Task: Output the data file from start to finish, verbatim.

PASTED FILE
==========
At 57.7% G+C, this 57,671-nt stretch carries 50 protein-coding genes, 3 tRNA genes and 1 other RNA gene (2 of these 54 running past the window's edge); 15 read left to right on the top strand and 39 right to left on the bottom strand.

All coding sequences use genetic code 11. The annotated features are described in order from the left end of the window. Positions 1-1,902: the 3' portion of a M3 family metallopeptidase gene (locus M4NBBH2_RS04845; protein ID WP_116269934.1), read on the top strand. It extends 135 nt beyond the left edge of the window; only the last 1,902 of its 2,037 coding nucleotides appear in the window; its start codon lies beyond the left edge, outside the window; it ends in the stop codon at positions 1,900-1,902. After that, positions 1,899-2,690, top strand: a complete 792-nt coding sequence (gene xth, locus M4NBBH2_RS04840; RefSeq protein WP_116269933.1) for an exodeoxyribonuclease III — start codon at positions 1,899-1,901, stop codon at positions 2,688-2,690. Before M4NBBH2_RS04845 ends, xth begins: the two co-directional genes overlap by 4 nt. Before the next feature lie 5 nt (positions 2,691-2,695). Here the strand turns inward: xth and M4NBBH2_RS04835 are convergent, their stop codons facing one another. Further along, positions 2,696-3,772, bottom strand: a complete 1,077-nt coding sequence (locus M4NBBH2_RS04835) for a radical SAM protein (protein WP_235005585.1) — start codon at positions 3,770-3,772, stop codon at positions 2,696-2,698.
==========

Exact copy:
At 57.7% G+C, this 57,671-nt stretch carries 50 protein-coding genes, 3 tRNA genes and 1 other RNA gene (2 of these 54 running past the window's edge); 15 read left to right on the top strand and 39 right to left on the bottom strand.

All coding sequences use genetic code 11. The annotated features are described in order from the left end of the window. Positions 1-1,902: the 3' portion of a M3 family metallopeptidase gene (locus M4NBBH2_RS04845; protein ID WP_116269934.1), read on the top strand. It extends 135 nt beyond the left edge of the window; only the last 1,902 of its 2,037 coding nucleotides appear in the window; its start codon lies beyond the left edge, outside the window; it ends in the stop codon at positions 1,900-1,902. After that, positions 1,899-2,690, top strand: a complete 792-nt coding sequence (gene xth, locus M4NBBH2_RS04840; RefSeq protein WP_116269933.1) for an exodeoxyribonuclease III — start codon at positions 1,899-1,901, stop codon at positions 2,688-2,690. Before M4NBBH2_RS04845 ends, xth begins: the two co-directional genes overlap by 4 nt. Before the next feature lie 5 nt (positions 2,691-2,695). Here the strand turns inward: xth and M4NBBH2_RS04835 are convergent, their stop codons facing one another. Further along, positions 2,696-3,772, bottom strand: a complete 1,077-nt coding sequence (locus M4NBBH2_RS04835) for a radical SAM protein (protein WP_235005585.1) — start codon at positions 3,770-3,772, stop codon at positions 2,696-2,698.